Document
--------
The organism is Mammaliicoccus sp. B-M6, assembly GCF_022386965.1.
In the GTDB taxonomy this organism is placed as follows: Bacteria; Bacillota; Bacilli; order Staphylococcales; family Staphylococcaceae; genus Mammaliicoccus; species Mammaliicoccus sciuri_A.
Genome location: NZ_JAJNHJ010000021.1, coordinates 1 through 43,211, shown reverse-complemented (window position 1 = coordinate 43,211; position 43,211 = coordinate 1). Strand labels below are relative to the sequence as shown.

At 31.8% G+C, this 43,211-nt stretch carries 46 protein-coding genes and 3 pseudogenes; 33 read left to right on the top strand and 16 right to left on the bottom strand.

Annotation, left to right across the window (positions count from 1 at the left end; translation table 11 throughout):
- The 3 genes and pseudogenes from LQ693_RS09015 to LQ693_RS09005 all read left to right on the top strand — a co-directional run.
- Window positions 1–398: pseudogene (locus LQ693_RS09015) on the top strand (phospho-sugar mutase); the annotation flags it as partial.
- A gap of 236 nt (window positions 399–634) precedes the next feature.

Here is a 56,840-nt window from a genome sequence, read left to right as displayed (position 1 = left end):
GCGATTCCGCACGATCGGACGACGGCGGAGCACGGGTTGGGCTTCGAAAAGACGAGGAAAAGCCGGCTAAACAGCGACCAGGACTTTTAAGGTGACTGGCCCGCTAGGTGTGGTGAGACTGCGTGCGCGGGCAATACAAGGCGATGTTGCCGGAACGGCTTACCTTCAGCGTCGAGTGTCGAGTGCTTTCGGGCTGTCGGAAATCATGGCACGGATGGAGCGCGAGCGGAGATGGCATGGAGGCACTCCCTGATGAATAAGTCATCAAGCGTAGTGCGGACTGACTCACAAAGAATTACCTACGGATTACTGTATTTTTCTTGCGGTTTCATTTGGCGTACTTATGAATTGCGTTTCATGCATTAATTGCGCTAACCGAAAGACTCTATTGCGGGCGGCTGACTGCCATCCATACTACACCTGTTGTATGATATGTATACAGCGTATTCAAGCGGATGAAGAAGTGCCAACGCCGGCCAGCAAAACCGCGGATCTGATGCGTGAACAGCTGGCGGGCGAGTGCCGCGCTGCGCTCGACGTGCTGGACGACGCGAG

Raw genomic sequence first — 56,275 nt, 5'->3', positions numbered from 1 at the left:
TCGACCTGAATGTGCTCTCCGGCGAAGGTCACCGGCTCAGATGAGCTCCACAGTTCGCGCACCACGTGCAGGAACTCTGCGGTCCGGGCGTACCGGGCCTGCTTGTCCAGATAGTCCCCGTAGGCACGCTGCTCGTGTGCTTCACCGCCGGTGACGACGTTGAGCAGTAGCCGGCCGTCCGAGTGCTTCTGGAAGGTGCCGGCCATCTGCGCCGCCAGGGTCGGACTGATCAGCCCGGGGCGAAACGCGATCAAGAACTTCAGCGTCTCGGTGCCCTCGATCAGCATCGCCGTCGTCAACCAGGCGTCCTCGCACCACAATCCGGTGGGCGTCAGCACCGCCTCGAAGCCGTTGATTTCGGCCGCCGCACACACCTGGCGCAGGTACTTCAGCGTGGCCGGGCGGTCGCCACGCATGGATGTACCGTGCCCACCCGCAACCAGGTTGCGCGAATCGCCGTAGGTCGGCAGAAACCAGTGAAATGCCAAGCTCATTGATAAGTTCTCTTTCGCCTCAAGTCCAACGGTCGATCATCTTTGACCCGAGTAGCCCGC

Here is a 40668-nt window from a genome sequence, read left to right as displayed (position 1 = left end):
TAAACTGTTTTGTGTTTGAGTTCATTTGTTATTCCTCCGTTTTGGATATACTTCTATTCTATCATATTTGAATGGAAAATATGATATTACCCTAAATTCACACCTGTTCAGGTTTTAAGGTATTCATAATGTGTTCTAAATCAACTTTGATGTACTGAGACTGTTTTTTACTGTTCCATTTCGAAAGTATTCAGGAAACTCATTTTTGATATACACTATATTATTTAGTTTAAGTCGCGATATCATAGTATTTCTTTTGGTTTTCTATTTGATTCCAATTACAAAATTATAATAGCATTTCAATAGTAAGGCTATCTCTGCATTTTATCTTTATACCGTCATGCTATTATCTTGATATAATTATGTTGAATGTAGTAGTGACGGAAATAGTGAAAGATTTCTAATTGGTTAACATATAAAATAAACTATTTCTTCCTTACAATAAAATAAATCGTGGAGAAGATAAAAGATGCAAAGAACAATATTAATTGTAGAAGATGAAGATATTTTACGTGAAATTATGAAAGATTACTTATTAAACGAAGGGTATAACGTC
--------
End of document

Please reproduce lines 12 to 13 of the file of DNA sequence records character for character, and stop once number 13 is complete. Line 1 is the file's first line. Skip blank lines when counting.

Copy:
TCGACCTGAATGTGCTCTCCGGCGAAGGTCACCGGCTCAGATGAGCTCCACAGTTCGCGCACCACGTGCAGGAACTCTGCGGTCCGGGCGTACCGGGCCTGCTTGTCCAGATAGTCCCCGTAGGCACGCTGCTCGTGTGCTTCACCGCCGGTGACGACGTTGAGCAGTAGCCGGCCGTCCGAGTGCTTCTGGAAGGTGCCGGCCATCTGCGCCGCCAGGGTCGGACTGATCAGCCCGGGGCGAAACGCGATCAAGAACTTCAGCGTCTCGGTGCCCTCGATCAGCATCGCCGTCGTCAACCAGGCGTCCTCGCACCACAATCCGGTGGGCGTCAGCACCGCCTCGAAGCCGTTGATTTCGGCCGCCGCACACACCTGGCGCAGGTACTTCAGCGTGGCCGGGCGGTCGCCACGCATGGATGTACCGTGCCCACCCGCAACCAGGTTGCGCGAATCGCCGTAGGTCGGCAGAAACCAGTGAAATGCCAAGCTCATTGATAAGTTCTCTTTCGCCTCAAGTCCAACGGTCGATCATCTTTGACCCGAGTAGCCCGC

Here is a 40668-nt window from a genome sequence, read left to right as displayed (position 1 = left end):